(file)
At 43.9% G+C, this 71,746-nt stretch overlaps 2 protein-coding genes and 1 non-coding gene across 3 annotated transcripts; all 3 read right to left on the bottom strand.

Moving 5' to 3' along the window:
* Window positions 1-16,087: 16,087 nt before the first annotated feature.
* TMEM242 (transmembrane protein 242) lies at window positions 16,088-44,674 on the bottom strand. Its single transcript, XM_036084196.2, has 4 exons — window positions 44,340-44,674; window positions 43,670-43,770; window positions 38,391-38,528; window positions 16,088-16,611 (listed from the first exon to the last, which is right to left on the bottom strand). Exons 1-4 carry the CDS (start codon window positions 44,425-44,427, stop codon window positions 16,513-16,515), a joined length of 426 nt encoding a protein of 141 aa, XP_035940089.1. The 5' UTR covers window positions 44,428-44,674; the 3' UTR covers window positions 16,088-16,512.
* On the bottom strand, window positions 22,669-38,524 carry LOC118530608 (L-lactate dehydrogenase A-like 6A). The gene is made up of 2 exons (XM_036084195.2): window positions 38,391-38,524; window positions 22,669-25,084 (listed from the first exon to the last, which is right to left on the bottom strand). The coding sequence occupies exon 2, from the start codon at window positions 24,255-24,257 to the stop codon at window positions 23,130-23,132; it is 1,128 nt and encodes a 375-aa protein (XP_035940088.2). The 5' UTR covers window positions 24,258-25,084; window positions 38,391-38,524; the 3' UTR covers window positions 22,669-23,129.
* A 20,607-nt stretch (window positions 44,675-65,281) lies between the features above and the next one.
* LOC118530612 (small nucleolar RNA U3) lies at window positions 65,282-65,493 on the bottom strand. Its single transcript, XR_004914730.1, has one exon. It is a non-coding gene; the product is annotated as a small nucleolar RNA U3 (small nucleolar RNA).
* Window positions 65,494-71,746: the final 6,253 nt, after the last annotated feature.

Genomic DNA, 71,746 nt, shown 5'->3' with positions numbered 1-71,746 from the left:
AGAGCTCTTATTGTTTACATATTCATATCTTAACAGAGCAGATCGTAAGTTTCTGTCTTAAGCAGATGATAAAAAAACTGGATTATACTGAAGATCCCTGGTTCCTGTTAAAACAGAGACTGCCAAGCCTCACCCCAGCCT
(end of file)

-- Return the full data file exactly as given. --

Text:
At 43.9% G+C, this 71,746-nt stretch overlaps 2 protein-coding genes and 1 non-coding gene across 3 annotated transcripts; all 3 read right to left on the bottom strand.

Moving 5' to 3' along the window:
* Window positions 1-16,087: 16,087 nt before the first annotated feature.
* TMEM242 (transmembrane protein 242) lies at window positions 16,088-44,674 on the bottom strand. Its single transcript, XM_036084196.2, has 4 exons — window positions 44,340-44,674; window positions 43,670-43,770; window positions 38,391-38,528; window positions 16,088-16,611 (listed from the first exon to the last, which is right to left on the bottom strand). Exons 1-4 carry the CDS (start codon window positions 44,425-44,427, stop codon window positions 16,513-16,515), a joined length of 426 nt encoding a protein of 141 aa, XP_035940089.1. The 5' UTR covers window positions 44,428-44,674; the 3' UTR covers window positions 16,088-16,512.
* On the bottom strand, window positions 22,669-38,524 carry LOC118530608 (L-lactate dehydrogenase A-like 6A). The gene is made up of 2 exons (XM_036084195.2): window positions 38,391-38,524; window positions 22,669-25,084 (listed from the first exon to the last, which is right to left on the bottom strand). The coding sequence occupies exon 2, from the start codon at window positions 24,255-24,257 to the stop codon at window positions 23,130-23,132; it is 1,128 nt and encodes a 375-aa protein (XP_035940088.2). The 5' UTR covers window positions 24,258-25,084; window positions 38,391-38,524; the 3' UTR covers window positions 22,669-23,129.
* A 20,607-nt stretch (window positions 44,675-65,281) lies between the features above and the next one.
* LOC118530612 (small nucleolar RNA U3) lies at window positions 65,282-65,493 on the bottom strand. Its single transcript, XR_004914730.1, has one exon. It is a non-coding gene; the product is annotated as a small nucleolar RNA U3 (small nucleolar RNA).
* Window positions 65,494-71,746: the final 6,253 nt, after the last annotated feature.

Genomic DNA, 71,746 nt, shown 5'->3' with positions numbered 1-71,746 from the left:
AGAGCTCTTATTGTTTACATATTCATATCTTAACAGAGCAGATCGTAAGTTTCTGTCTTAAGCAGATGATAAAAAAACTGGATTATACTGAAGATCCCTGGTTCCTGTTAAAACAGAGACTGCCAAGCCTCACCCCAGCCT